In the early morning hours, one of the worst industrial disasters in history begins when a pesticide plant located in the densely populated region of Bhopal in central India leaks a highly toxic cloud of methyl isocyanate into the air. Of the estimated one million people living in Bhopal at the time, 2,000 were killed immediately, at least 600,000 were injured, and at least 6,000 have died since.
The leak was caused by a series of mechanical and human errors in the pesticide producing plant, operated by the Union Carbide Corporation, a U.S.-based multinational. For a full hour, the plant's personnel and safety equipment failed to detect the massive leak, and when an alarm was finally sounded most of the harm had already been done. To make matters worse, local health officials had not been educated on the toxicity of the chemicals used at the Union Carbide plant and therefore there were no emergency procedures in place to protect Bhopal's citizens in the event of a chemical leak. If the victims had simply placed a wet towel over their face, most would have escaped serious injury.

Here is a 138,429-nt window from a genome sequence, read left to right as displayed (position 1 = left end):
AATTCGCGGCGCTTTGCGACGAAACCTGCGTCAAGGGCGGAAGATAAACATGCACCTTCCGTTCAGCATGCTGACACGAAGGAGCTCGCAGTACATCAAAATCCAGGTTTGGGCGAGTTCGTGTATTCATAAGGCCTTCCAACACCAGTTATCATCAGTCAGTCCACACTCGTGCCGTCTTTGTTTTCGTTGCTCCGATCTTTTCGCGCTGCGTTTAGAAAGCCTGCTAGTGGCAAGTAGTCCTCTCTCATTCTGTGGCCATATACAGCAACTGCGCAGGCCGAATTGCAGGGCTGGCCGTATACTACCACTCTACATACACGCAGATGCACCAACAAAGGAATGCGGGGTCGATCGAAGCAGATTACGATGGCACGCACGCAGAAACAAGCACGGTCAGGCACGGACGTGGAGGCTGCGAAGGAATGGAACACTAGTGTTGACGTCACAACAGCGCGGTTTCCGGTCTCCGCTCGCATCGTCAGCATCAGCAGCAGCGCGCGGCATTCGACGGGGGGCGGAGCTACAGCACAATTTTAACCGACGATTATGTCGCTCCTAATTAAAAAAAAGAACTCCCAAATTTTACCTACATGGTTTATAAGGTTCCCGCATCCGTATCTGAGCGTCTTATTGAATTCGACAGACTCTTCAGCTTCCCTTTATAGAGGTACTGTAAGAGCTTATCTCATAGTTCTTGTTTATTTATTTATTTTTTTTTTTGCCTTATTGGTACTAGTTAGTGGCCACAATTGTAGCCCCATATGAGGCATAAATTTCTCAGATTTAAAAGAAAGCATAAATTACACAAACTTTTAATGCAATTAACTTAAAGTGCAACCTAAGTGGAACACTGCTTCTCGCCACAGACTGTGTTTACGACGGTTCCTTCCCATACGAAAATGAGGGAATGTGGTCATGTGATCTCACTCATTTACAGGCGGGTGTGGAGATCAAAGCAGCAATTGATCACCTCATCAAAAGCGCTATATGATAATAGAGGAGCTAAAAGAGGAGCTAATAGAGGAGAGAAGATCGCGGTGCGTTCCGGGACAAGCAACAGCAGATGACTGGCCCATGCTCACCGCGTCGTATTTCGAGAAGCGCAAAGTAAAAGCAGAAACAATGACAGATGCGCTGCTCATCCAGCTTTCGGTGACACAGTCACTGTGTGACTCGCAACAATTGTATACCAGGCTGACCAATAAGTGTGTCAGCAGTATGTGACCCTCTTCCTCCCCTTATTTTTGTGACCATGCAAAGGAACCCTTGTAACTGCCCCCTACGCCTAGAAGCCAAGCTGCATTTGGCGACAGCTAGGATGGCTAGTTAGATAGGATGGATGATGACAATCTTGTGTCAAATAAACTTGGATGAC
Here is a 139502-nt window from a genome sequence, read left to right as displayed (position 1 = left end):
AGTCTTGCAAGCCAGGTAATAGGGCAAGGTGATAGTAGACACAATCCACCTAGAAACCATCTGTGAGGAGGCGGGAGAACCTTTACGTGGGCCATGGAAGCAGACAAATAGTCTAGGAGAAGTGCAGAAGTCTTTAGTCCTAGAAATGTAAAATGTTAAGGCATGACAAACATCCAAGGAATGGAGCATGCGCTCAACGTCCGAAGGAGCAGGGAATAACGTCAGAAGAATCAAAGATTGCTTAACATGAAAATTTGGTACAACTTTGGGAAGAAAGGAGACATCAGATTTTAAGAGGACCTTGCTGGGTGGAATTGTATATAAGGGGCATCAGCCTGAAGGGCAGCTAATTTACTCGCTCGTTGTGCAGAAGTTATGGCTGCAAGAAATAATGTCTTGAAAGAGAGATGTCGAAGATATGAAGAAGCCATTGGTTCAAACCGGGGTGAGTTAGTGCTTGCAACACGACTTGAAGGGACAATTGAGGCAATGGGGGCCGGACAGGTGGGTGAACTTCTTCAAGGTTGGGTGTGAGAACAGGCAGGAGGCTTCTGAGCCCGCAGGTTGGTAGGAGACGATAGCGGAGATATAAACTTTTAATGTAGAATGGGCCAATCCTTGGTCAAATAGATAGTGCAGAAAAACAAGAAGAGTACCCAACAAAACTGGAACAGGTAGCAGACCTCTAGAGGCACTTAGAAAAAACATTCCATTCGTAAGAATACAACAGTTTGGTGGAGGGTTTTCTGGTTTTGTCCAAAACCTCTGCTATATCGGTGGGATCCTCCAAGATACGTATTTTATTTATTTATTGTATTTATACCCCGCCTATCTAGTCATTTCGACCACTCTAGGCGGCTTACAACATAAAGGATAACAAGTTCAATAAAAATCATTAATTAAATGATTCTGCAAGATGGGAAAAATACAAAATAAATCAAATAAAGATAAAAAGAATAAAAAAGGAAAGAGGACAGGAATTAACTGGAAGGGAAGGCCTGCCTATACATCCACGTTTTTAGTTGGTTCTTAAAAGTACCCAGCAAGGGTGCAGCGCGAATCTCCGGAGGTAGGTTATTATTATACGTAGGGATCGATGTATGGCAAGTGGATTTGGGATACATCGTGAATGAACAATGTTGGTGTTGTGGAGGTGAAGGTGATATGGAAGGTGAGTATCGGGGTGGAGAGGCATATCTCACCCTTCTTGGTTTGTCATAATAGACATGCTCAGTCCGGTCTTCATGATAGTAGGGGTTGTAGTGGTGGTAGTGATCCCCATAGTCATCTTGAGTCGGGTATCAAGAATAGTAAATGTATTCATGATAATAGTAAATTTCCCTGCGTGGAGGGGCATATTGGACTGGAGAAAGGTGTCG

The Indian government sued Union Carbide in a civil case and settled in 1989 for $470 million. Because of the great number of individuals affected by the disaster, most Bhopal victims received just $550, which could not pay for the chronic lung ailments, eye problems, psychiatric disorders, and other common illnesses they developed. The average compensation for deaths resulting from the disaster was $1,300. The Indian government, famous for its corruption, has yet to distribute roughly half of Union Carbide's original settlement. Union Carbide, which shut down its Bhopal plant after the disaster, has failed to clean up the site completely, and the rusty, deserted complex continues to leak various poisonous substances into the water and soil of Bhopal.